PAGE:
SW England tors

Tors and structure

  Tor formation

  Tor model

  Glacial Modification

  Periglacial Modification

Other tors in NE Scotland 

Barns of Bynack interior

Post-glacial differential weathering of a quartz vein on glaciated granite slab

Periglacial modification of tors

Much attention has been given to the origin of tors. The modification and eventual destruction of tors surfaces has received less attention. Leaving aside the widespread evidence of glacial modification of tors, it is clear that many processes are operating to lower tor surfaces and to render tors unstable.

Clach Bun Rudhtair, lower tower, showing weathering pits up to 1 m deep

Weathering pits and lapies are common on tors that have experienced little glacial modification. The pitting reflects the importance of moisture in weathering, with granular disintegration concentrated wherever water can gather. These pits can reach considerable depths and may coalesce to form larger depressions. On Clach Bhn (The Stone of the Women), for example, there is a large internal joint-controlled cavity with a shaded pool.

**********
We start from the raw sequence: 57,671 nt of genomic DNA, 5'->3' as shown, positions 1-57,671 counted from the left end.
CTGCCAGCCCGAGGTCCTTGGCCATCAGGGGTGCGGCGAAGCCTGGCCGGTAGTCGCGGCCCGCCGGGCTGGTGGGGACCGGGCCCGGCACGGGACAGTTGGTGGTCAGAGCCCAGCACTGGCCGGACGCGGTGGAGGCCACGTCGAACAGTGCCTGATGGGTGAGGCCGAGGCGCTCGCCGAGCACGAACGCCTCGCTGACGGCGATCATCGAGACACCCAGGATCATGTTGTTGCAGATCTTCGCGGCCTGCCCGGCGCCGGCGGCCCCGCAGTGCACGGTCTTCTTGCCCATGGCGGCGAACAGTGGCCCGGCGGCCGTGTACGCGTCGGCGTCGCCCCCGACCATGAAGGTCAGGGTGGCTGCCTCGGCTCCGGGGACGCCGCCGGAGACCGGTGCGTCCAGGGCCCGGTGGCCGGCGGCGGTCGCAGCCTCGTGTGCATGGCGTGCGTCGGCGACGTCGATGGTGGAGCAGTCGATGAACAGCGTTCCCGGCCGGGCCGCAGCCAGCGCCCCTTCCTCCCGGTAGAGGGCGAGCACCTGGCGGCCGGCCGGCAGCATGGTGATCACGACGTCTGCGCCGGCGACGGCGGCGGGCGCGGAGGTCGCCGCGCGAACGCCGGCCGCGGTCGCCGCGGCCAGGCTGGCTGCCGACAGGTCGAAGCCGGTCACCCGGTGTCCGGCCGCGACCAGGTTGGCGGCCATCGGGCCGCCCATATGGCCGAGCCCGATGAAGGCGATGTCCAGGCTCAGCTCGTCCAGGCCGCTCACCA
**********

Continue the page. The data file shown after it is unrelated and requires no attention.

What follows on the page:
The tor surfaces, like all granite surfaces in the Cairngorms, are also weathering slowly by granular disintegration. Evidence of this process is seen on Barns of Bynack, where granular grit accumulations occur within gullies and cavities inside the tor. Upstanding quartz veins indicate that this process operates at rates of 16 mm/ka. Frost weathering operating within and between minerals is probably the main cause of this surface crumbling.

Individual tor blocks may be rendered unstable by a combination of steepening of the adjacent slopes, removal of lateral support by weathering and the removal of neighbouring blocks and undercutting by the growth of basal weathering notches and the removal of weathering.

Frost wedging, with the growth of ice lenses in joints, may also have contributed to block movement. This process has been of limited effectiveness today and in the Holocene, as ice-moulded tors lack aprons of large blocks. The heaving, however, of large granite blocks within blockfields and large scale patterned ground suggests that significant tor modification may have occurred under permafrost conditions during the Pleistocene.

Creag Mhr summit - ice-moulded tor with few signs of frost shattering